For the last 10 years, hepatitis A vaccination in children two years of
age remains effective, finds recent study published in August issue of Hepatology. The study found that any transfer of the mother's HAV
antibodies does not lower the child's immune response to the vaccine.
The World Health Organization (WHO) estimates that 1.4 million cases
of HAV occur worldwide each year. HAV affects the liver and typically
occurs in areas with poor sanitation where ingestion of contaminated
food or water can transmit the virus. In the U.S., HAV cases have
decreased by 90% in the past 20 years, with roughly 20,000 new cases
reported each year according to the Centers for Disease Control and
Prevention (CDC). Experts attribute the decline in HAV cases in the U.S.
to routine vaccination of children 12 to 18 months.
According to lead author Dr. Umid Sharapov, an epidemiologist with
the CDC and his coauthors, this is the first study to examine the
effectiveness of a two-dose inactivated hepatitis A vaccine in children
younger than two years of age over a ten-year period. In addition, the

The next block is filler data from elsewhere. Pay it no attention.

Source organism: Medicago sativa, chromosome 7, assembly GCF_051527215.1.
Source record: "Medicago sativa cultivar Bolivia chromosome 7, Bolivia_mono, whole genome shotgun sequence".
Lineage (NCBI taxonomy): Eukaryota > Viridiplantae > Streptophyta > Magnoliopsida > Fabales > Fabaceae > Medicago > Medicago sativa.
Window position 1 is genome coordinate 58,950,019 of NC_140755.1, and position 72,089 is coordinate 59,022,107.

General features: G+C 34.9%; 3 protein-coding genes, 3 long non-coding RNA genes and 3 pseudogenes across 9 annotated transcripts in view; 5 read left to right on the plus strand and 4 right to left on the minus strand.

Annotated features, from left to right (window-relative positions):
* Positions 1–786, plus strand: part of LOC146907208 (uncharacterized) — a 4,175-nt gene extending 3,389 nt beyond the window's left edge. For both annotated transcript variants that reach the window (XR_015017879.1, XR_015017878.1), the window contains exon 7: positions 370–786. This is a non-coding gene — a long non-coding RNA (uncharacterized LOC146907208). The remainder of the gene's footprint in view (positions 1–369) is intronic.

researchers investigated whether maternal anti-HAV antibody transfer to
their children impacts the vaccine protection against HAV.
With parental consent, researchers enrolled full-term infants who
were healthy at six-months of age. Mothers were tested for total
antibody to HAV. The 197 infants and toddlers were broken into three age
groups: group one-infants 6 to 12 months; group two-toddlers between 12
and 18 months; and group three-toddlers 15 to 21 months of age. Each
group was randomized by maternal anti-HAV status. HAV antibody levels
were measured at one and six months, and additional follow-up took place
at three, five, seven and ten years after the second dose of hepatitis A
At one month following the second dose of the hepatitis A vaccine
children in all groups showed signs of protection from the virus. At the
ten-year follow-up most children retained anti-HAV protection. In the
first group, 7% and 11% of children born to mother's without and with
antibodies to the HAV virus, did not retain HAV protection from
vaccination, respectively. Additionally, 4% of group three children born
to anti-HAV negative mothers lost HAV protection.
"Our study demonstrates that seropositivity to hepatitis A persists
for at least ten years after primary vaccination with two-dose
inactivated HAV vaccine when administered to children at ages 12 months
and older, regardless of their mothers' anti-HAV status," concludes Dr.
Sharapov. "These findings support current CDC/ACIP guidelines for
routine administration of two doses of inactivated hepatitis A vaccine
to all children in the U.S. beginning at the age of 12 months." The
authors point out that a future booster dose may be necessary to
maintain protection against HAV and they will continue follow-up
participants into their teens to monitor benefit of the initial